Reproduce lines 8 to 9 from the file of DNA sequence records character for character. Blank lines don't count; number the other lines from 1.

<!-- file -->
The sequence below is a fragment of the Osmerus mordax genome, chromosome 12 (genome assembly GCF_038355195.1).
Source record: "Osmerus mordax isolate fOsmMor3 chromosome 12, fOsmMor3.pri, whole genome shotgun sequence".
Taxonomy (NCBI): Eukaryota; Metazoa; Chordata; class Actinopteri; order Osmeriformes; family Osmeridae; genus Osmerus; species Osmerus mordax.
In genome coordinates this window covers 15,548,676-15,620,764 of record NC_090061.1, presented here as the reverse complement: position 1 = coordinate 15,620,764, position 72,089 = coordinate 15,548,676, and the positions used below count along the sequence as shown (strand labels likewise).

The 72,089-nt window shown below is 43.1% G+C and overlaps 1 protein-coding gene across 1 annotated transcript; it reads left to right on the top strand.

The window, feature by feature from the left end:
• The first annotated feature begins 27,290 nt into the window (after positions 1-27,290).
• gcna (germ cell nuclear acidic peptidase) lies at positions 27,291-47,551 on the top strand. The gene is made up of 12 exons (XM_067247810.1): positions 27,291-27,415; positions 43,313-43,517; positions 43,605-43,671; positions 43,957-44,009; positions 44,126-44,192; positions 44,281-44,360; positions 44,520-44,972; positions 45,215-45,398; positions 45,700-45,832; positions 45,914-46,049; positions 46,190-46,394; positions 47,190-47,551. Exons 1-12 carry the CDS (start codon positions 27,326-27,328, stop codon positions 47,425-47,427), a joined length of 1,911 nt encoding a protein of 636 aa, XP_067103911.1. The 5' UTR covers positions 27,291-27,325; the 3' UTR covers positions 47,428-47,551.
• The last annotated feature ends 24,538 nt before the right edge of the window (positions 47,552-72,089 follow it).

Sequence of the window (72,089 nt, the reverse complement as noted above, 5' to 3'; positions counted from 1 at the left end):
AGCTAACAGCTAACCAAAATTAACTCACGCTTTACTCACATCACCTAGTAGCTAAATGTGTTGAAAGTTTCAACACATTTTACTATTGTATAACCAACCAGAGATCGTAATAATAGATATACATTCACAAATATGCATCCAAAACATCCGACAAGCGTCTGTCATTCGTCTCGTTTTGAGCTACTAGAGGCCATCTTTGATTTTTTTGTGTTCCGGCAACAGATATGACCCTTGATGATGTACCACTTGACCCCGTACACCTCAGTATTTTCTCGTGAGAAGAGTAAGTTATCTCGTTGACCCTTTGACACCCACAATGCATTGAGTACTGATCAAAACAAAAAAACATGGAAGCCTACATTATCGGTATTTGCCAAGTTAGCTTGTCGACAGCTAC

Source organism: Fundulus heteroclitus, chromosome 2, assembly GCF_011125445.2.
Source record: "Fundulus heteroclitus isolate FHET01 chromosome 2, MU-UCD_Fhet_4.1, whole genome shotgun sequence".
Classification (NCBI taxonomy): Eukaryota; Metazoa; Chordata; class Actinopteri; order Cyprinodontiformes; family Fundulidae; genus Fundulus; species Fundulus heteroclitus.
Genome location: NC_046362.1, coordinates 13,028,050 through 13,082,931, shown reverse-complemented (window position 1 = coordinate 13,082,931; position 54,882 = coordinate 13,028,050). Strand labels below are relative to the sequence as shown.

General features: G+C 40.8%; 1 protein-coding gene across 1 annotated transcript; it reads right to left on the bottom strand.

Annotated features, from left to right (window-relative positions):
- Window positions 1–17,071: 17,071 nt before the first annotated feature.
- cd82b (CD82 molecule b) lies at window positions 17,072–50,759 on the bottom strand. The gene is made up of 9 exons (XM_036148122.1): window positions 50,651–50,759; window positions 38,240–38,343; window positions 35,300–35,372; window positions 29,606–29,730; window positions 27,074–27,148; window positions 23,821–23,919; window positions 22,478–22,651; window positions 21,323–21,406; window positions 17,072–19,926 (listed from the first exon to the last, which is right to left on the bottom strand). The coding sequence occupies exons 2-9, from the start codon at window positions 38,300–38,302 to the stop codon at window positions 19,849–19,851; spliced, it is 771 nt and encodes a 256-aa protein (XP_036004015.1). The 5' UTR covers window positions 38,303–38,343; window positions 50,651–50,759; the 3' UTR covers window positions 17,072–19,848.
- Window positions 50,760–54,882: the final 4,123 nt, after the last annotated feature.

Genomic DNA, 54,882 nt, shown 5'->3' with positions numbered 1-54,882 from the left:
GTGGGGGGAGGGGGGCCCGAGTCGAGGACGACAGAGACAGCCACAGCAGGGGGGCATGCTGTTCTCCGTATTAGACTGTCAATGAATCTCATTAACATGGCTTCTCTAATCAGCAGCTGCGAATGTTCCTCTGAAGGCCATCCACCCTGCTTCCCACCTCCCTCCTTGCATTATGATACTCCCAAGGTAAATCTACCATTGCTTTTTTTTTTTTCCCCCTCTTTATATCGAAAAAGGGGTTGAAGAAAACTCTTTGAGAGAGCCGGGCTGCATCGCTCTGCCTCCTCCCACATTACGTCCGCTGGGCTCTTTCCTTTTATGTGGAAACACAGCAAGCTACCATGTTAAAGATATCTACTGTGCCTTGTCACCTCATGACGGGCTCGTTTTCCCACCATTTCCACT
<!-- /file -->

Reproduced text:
• gcna (germ cell nuclear acidic peptidase) lies at positions 27,291-47,551 on the top strand. The gene is made up of 12 exons (XM_067247810.1): positions 27,291-27,415; positions 43,313-43,517; positions 43,605-43,671; positions 43,957-44,009; positions 44,126-44,192; positions 44,281-44,360; positions 44,520-44,972; positions 45,215-45,398; positions 45,700-45,832; positions 45,914-46,049; positions 46,190-46,394; positions 47,190-47,551. Exons 1-12 carry the CDS (start codon positions 27,326-27,328, stop codon positions 47,425-47,427), a joined length of 1,911 nt encoding a protein of 636 aa, XP_067103911.1. The 5' UTR covers positions 27,291-27,325; the 3' UTR covers positions 47,428-47,551.
• The last annotated feature ends 24,538 nt before the right edge of the window (positions 47,552-72,089 follow it).